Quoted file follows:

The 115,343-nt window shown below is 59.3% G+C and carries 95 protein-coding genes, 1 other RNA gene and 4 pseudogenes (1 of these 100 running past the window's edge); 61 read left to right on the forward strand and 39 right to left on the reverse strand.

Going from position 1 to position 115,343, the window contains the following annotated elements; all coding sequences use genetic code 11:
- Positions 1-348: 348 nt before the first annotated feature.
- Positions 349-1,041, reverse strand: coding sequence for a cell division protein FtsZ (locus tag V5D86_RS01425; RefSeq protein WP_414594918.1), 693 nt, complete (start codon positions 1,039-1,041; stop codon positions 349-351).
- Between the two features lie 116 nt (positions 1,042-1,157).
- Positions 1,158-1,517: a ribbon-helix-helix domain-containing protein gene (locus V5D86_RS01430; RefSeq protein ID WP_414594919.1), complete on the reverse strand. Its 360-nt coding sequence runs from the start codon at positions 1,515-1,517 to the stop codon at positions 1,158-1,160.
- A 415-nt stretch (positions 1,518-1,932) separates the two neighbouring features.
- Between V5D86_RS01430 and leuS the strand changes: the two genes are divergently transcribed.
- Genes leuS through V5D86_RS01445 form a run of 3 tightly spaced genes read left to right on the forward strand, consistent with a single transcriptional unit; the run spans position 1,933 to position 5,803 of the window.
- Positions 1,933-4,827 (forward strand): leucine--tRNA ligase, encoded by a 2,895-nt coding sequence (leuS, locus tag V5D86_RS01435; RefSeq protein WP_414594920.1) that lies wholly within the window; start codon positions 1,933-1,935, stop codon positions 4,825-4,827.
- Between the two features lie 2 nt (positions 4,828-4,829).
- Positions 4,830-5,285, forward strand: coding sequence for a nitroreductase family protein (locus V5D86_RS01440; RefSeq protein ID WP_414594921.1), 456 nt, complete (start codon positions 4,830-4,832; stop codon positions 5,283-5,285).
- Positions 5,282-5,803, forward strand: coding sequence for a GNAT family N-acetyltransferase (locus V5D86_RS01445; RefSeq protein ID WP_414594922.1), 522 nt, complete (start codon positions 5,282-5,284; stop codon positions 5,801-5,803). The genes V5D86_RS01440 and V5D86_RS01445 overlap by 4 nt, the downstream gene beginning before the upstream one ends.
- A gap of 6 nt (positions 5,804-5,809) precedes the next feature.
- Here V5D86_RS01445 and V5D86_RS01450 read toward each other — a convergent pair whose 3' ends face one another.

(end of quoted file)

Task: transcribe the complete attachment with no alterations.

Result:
The 115,343-nt window shown below is 59.3% G+C and carries 95 protein-coding genes, 1 other RNA gene and 4 pseudogenes (1 of these 100 running past the window's edge); 61 read left to right on the forward strand and 39 right to left on the reverse strand.

Going from position 1 to position 115,343, the window contains the following annotated elements; all coding sequences use genetic code 11:
- Positions 1-348: 348 nt before the first annotated feature.
- Positions 349-1,041, reverse strand: coding sequence for a cell division protein FtsZ (locus tag V5D86_RS01425; RefSeq protein WP_414594918.1), 693 nt, complete (start codon positions 1,039-1,041; stop codon positions 349-351).
- Between the two features lie 116 nt (positions 1,042-1,157).
- Positions 1,158-1,517: a ribbon-helix-helix domain-containing protein gene (locus V5D86_RS01430; RefSeq protein ID WP_414594919.1), complete on the reverse strand. Its 360-nt coding sequence runs from the start codon at positions 1,515-1,517 to the stop codon at positions 1,158-1,160.
- A 415-nt stretch (positions 1,518-1,932) separates the two neighbouring features.
- Between V5D86_RS01430 and leuS the strand changes: the two genes are divergently transcribed.
- Genes leuS through V5D86_RS01445 form a run of 3 tightly spaced genes read left to right on the forward strand, consistent with a single transcriptional unit; the run spans position 1,933 to position 5,803 of the window.
- Positions 1,933-4,827 (forward strand): leucine--tRNA ligase, encoded by a 2,895-nt coding sequence (leuS, locus tag V5D86_RS01435; RefSeq protein WP_414594920.1) that lies wholly within the window; start codon positions 1,933-1,935, stop codon positions 4,825-4,827.
- Between the two features lie 2 nt (positions 4,828-4,829).
- Positions 4,830-5,285, forward strand: coding sequence for a nitroreductase family protein (locus V5D86_RS01440; RefSeq protein ID WP_414594921.1), 456 nt, complete (start codon positions 4,830-4,832; stop codon positions 5,283-5,285).
- Positions 5,282-5,803, forward strand: coding sequence for a GNAT family N-acetyltransferase (locus V5D86_RS01445; RefSeq protein ID WP_414594922.1), 522 nt, complete (start codon positions 5,282-5,284; stop codon positions 5,801-5,803). The genes V5D86_RS01440 and V5D86_RS01445 overlap by 4 nt, the downstream gene beginning before the upstream one ends.
- A gap of 6 nt (positions 5,804-5,809) precedes the next feature.
- Here V5D86_RS01445 and V5D86_RS01450 read toward each other — a convergent pair whose 3' ends face one another.